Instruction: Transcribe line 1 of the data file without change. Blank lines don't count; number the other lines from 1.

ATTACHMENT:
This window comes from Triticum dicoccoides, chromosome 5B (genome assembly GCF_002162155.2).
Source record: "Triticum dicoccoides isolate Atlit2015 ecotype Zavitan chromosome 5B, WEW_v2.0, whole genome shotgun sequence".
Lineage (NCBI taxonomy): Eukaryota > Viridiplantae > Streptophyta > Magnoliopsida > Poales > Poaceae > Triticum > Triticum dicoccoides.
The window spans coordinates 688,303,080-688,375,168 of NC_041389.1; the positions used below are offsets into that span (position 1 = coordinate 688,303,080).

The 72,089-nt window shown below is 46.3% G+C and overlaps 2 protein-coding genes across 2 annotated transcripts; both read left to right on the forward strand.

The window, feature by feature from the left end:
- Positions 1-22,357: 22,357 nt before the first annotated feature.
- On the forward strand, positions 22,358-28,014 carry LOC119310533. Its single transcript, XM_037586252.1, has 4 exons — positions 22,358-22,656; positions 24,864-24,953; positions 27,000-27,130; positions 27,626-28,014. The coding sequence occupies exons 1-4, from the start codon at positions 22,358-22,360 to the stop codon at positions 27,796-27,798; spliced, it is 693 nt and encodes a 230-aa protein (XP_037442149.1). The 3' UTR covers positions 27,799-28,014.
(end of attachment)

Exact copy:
This window comes from Triticum dicoccoides, chromosome 5B (genome assembly GCF_002162155.2).